Attach RegSpy to your TV App. Switch some channels around in analog video mode. Take note of the following values:


Use value of BT848_GPIO_OUT_EN for .gpiomask.

Use the following formula to arrive at values to be inserted into .audiomux array:

(maskedf's) - BT848_GPIO_OUT_EN + (value) = BT848_GPIO_DATA

For example, for card#135, DViCO FusionHDTV5 Lite, I got the following from RegSpy:

BT848_GPIO_OUT_EN:  00e00007   (00000000 11100000 00000000 00000111)                 
BT848_GPIO_DATA:    005ffffd   (00000000 01011111 11111111 11111101)

Using the above formula, where "maskedfs" is found by taking gpiomask, and changing all non-zeros to f's. All the zeroed bits in the gpiomask should be ignored, for the purposes of the equation.

maskedfs - gpiomask +  (value) = gpiodata
00f0000f - 00e00007 + audiomux = 005ffffd
                      audiomux = 00400005

The following equation gets the same thing done:

(value) = gpiodata + gpiomask - maskedfs

Each .audiomux array member is for a different input:

audiomux[0] - tuner
audiomux[1] - radio
audiomux[2] - extern
audiomux[3] - intern
audiomux[4] - off
audiomux[5] - on
audiomux[6] - extern2

This led me to create the following:

/* ---- card 0x87 --------------------------- */
.audio_inputs   = 1,
.gpiomask       = 0x00e00007,
.audiomux       = { 0x00400005, 0, 0, 0, 0, 0 },

BtSpy works in a similar method, except that the formula for calculating the gpiodata isn't necessary. The output from BtSpy can be used directly to populate the fields in bttv-cards.c, without the need to interpret the data, as described for use with regspy, above.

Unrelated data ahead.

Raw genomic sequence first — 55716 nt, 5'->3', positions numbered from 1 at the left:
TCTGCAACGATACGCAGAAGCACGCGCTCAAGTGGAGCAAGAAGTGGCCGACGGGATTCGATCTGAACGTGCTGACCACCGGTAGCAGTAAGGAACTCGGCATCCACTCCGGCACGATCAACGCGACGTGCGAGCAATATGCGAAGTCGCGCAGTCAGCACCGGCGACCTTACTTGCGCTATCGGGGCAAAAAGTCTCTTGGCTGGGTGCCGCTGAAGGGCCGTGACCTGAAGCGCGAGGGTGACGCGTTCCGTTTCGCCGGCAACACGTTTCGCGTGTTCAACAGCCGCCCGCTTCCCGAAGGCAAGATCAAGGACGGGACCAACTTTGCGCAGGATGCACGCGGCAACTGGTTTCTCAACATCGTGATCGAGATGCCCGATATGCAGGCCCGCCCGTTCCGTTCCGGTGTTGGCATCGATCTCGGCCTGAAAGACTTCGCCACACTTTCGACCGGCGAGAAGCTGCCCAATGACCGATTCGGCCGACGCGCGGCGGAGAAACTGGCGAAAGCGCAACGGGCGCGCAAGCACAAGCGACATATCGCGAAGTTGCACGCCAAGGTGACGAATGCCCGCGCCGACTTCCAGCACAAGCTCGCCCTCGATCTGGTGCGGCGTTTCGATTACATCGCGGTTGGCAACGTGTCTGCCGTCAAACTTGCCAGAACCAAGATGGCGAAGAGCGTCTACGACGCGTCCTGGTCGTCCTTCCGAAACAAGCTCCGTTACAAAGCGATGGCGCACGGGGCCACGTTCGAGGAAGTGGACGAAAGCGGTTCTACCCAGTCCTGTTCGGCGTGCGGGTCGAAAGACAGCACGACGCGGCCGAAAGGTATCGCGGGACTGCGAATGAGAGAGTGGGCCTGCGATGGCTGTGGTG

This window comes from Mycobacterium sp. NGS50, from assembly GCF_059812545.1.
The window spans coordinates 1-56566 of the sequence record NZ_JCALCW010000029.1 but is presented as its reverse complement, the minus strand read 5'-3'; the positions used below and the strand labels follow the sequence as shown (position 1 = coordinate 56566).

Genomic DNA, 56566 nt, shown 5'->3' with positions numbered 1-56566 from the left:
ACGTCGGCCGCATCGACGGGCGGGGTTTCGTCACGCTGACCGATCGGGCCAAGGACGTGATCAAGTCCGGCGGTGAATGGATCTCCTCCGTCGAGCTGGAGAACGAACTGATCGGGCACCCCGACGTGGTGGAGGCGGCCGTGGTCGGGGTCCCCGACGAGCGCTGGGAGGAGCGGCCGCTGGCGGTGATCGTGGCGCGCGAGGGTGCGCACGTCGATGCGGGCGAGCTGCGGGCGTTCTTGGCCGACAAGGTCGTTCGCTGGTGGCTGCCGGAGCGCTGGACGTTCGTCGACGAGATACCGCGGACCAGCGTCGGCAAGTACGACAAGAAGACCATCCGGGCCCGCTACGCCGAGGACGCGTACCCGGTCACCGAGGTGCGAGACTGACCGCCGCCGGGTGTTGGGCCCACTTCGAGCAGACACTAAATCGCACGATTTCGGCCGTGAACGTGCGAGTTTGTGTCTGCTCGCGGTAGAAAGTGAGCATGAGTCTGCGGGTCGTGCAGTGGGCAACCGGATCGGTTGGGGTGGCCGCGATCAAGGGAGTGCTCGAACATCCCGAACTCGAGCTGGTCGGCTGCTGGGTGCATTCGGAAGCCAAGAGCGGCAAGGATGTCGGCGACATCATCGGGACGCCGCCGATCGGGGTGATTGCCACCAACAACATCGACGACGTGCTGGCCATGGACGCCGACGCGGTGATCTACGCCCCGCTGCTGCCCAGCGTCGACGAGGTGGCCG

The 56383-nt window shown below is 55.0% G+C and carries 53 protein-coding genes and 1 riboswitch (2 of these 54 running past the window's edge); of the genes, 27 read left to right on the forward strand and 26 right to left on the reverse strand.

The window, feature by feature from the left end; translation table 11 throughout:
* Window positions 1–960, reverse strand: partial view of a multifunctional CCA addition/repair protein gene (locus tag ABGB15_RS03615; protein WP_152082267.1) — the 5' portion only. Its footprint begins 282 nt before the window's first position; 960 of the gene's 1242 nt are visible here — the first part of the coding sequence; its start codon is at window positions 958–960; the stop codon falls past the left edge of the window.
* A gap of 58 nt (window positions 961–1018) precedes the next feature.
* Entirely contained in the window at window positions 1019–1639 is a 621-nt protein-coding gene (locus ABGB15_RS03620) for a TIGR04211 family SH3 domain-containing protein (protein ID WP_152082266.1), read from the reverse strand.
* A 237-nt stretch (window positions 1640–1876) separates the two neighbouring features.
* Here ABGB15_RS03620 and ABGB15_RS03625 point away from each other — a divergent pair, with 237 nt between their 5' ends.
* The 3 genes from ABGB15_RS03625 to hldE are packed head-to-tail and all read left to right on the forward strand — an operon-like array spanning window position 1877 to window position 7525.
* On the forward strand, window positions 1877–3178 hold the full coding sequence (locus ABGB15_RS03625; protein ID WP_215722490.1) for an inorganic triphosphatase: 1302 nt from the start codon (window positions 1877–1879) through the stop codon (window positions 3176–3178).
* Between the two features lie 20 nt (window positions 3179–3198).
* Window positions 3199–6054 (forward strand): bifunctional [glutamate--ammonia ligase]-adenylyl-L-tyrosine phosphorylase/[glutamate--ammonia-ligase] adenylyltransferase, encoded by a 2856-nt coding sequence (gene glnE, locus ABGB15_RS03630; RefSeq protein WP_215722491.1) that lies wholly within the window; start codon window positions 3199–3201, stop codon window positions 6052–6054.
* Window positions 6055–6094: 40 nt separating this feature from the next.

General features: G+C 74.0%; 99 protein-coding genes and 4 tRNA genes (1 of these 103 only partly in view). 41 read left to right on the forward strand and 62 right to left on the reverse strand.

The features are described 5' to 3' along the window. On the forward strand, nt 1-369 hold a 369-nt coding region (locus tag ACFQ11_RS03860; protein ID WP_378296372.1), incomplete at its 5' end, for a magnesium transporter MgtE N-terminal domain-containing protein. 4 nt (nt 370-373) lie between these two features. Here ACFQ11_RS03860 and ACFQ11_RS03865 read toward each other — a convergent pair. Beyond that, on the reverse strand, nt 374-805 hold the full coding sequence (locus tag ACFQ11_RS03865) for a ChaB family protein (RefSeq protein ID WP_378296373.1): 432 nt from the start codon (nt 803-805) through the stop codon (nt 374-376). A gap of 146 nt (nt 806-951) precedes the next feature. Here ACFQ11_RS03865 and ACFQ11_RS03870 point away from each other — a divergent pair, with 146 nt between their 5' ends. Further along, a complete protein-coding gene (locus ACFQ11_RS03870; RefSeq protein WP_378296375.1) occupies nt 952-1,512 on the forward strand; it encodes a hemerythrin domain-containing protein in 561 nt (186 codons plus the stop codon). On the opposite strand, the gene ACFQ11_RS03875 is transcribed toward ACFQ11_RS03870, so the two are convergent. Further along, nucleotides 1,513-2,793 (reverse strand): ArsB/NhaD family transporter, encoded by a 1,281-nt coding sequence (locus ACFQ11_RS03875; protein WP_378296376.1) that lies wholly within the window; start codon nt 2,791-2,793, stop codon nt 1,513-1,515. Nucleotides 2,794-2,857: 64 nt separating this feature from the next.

GPIOs of CX2388x

To program gpio for card definitions inside cx88-cards.c using RegSpy, included with DScaler - , Follow the directions above for the bt8xx cards, but you'll want to consider a different set of values, namely MO_GPx_IO (x=0 to 3). The relevant part of RegSpy's output will look basically like this:

MO_GP0_IO:     000000ff   (00000000 00000000 00000000 11111111)
MO_GP1_IO:     0000f35d   (00000000 00000000 11110011 01011101)
MO_GP2_IO:     00000001   (00000000 00000000 00000000 00000001)
MO_GP3_IO:     00000000   (00000000 00000000 00000000 00000000)

Ignoring the binary values in parenthesis, find the entry in cx88-cards.c for the card you want to edit, and copy the hex values just to the left of them over to the appropriate fields for the mode you want to change.

In the case of an analog TV tuner, the result of your changes should look something like this:

.vmux   = 0,
.gpio0  = 0x000000ff,
.gpio1  = 0x0000f35d,
.gpio2  = 0x00000000,
.gpio3  = 0x00000000,

As with all cards, some GPIO pins may be defined as inputs, from the CX2388x's viewpoint. Those GPIO values can just be replaced with all 0's. For the example above, the relevant card defines .gpio2 as input, so we ignored the value RegSpy returned for MO_GP2_IO.

GPIO for remotes

Sometimes the remote is handled via GPIO. It works according to the following scheme:

There are data bits and signal bits. Signal bits show whether a key is pressed or released; data bits show the key code. Signal bits can be of two types:

  • The first type is 1 when the key is released and 0 when the key is pressed
  • The second type is 0 when the key is released and 1 when the key is pressed

The mask_keycode should contain only data bits.
The mask_keyup should contain signal bits of first type.
The mask_keydown should contain signal bits of second type.

A good test is that all these masks should not intersect. See also Remote_controllers-V4L

Overkilling debug tool

Beside Regspy, which is very useful, a good old magnifying glass is a great tool. GPIO inputs are just pins on video chip and remote or mux switch or audio chip should be standalone. Find them on a board and use a magnifier. You should find the track between them and from a datasheet you'll easily find the correct GPIO values.